Cinematographer Mandy Walker and costume designer Bina Daigeler have created a new vision to convey Mulan's inner power and strength.
Under the direction of the New Zealand director Niki Caro, the Australian cameraman Mandy Walker and the German costume designer Bina Daigeler, Disney's lavish live-action reinterpretation of "Mulan" offered the opportunity to emphasize the female ability both in front of and behind the camera.
"We were aware of the fact that the animation (from & # 39; 98) was very successful, but Niki had a new take," said Walker. "It was important for Mulan to discover that she has this inner power and strength and that she has to let go of it and be proud of the moment in which she reveals herself as a woman."
The team built the visual design around Mulan's journey, always in focus, inspired by the symmetry in Chinese history, in cinema (“Raise the Red Lantern” and “The Last Emperor”), in art and in architecture. Daigeler also coordinated her work around this palette, focusing on the Tang Dynasty (618-907) for the use of primary colors, fabrics (cotton, silk, and leather), and symbols (clouds and animals). "We wanted to make an epic action film that emphasized Mulan's emotional strength, and I tried to have that in my costumes too," she said.
Filmed in 20 locations in China, "Mulan" was shot on the large format Alexa 65 with a set of vintage lenses redesigned by Panavision, including the Sphero 65 (made from real "Lawrence of Arabia" glass ) to increase the softness of the edges for a vignette quality.
"We used a portrait lens (Petzval) where we put Mulan in the center of the frame and the rest fell off so the audience is centered on her face," Walker said. "And we used a Gaussian for moments of her chi to distinguish her from everyone else, allowing for a radial drop and those little rainbows on the edges of the frame for a hyper-reality without making her a superhero."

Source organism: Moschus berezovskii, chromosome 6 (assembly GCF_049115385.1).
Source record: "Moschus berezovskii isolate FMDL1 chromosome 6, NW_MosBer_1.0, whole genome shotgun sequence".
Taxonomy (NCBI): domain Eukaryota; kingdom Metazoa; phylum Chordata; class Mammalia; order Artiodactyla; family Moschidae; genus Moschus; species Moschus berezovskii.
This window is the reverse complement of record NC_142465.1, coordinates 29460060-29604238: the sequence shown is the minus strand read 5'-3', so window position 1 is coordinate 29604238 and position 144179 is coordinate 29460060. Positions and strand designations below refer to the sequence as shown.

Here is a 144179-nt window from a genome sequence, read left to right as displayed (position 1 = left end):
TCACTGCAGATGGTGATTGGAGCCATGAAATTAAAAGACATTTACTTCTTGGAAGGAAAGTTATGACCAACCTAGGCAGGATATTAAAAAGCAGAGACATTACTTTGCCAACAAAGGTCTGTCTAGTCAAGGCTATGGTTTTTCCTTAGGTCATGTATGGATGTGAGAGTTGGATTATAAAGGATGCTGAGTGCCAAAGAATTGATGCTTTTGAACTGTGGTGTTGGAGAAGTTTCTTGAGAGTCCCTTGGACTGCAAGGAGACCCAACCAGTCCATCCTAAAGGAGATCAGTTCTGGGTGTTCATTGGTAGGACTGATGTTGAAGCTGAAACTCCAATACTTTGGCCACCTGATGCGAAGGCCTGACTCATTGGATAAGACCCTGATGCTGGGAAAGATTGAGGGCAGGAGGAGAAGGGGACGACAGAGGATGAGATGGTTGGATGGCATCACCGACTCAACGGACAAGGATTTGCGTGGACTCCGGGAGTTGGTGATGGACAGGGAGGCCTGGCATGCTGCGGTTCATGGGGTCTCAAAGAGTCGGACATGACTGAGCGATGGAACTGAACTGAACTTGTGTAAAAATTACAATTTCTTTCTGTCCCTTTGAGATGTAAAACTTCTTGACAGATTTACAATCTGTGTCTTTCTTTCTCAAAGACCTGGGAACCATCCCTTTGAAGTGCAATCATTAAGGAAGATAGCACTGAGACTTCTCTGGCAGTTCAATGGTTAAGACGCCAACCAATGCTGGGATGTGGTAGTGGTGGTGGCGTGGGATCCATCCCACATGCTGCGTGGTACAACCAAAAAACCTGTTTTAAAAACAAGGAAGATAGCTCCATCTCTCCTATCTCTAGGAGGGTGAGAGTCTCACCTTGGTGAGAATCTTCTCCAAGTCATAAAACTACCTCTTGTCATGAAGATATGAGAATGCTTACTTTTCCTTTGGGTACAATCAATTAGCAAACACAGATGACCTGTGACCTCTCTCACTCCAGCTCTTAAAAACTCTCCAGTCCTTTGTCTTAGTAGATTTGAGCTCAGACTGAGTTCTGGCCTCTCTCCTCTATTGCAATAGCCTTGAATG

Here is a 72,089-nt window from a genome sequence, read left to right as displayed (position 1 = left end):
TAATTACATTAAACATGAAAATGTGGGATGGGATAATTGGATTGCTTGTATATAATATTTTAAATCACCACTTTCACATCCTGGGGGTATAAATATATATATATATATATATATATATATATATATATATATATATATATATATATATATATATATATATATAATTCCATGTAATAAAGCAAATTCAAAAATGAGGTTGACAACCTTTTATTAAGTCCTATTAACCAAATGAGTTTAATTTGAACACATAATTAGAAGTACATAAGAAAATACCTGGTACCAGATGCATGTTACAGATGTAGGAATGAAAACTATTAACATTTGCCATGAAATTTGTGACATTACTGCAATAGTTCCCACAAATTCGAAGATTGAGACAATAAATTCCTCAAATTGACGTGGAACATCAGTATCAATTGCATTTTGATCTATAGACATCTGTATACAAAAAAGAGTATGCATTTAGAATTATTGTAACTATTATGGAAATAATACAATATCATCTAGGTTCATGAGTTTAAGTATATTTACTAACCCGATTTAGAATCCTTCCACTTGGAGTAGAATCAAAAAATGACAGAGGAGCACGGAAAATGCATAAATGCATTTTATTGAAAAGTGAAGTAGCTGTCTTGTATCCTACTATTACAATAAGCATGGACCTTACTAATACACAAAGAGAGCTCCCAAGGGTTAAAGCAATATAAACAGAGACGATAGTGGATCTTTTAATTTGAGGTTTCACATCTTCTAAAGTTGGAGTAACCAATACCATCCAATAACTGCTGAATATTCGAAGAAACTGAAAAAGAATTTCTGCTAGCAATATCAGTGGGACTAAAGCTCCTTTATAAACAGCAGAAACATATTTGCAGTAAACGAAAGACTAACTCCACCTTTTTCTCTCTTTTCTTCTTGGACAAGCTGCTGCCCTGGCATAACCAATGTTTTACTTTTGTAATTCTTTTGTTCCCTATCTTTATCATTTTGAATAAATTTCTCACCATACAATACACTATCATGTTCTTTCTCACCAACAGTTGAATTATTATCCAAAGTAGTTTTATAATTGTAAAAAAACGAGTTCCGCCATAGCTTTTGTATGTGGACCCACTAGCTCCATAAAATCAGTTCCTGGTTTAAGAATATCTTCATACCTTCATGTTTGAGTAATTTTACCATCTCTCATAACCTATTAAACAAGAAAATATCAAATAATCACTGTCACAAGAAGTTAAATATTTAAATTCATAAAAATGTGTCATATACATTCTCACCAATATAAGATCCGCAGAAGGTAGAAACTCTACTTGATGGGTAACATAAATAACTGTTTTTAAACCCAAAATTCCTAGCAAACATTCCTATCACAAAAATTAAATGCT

For Walker, who had never filmed fight scenes before, the balletic fights were choreographed to emphasize Mulan's control. "We didn't want this to be hand-to-hand combat," she said. “We wanted to make their skills elegant. We also used smoke and steam to create a magical, dangerous environment. "
Daigeler (who had previously worked with Caro on "The Zookeeper’s Wife") was immediately drawn to a Hanfu wrap dress that she had found during her research. "When I suggested it to Niki, I brought three prototypes and it became the matchmaking dress," she said. “I developed the perfect shape with 12 meters of fabric and made it purple in honor of the animated film. It was filled with embroidered symbols: the butterflies, the magnolia, which means "Mulan", and the phoenix. "It presented the entire Mulan package in one dress.
Mulan's red tunic and battle armor, also from the Tang Dynasty, were form-fitting to match the lyricism of the battle sequences. "It took a long process to make it easy and find the right shape for the skirt," Daigeler said. “I wanted the armor to move with your body and expand in its leaps and flips. It's all leather and cotton thread and sprayed to look like metal. There is cloud embroidery around the neck and a dragon ribbon, both of which are research-inspired. "
In contrast, the development of Gong Li's mysterious witch costume consisted of a long process of prototyping as they delved into her dark and powerful character. "We knew her feelings that she could turn into a hawk and that she couldn't be who she wanted to be, which says something about our time," said Daigeler. "But we wanted to show that she is somehow locked in her costume. That's why she wears such strong armor. Everything is made of leather. And there is a color development. It is first in silver and then in gold. The costumes strengthen our actors and that's why Mulan wears red. It's a very powerful color: joy, fire and energy that have to do with the phoenix. "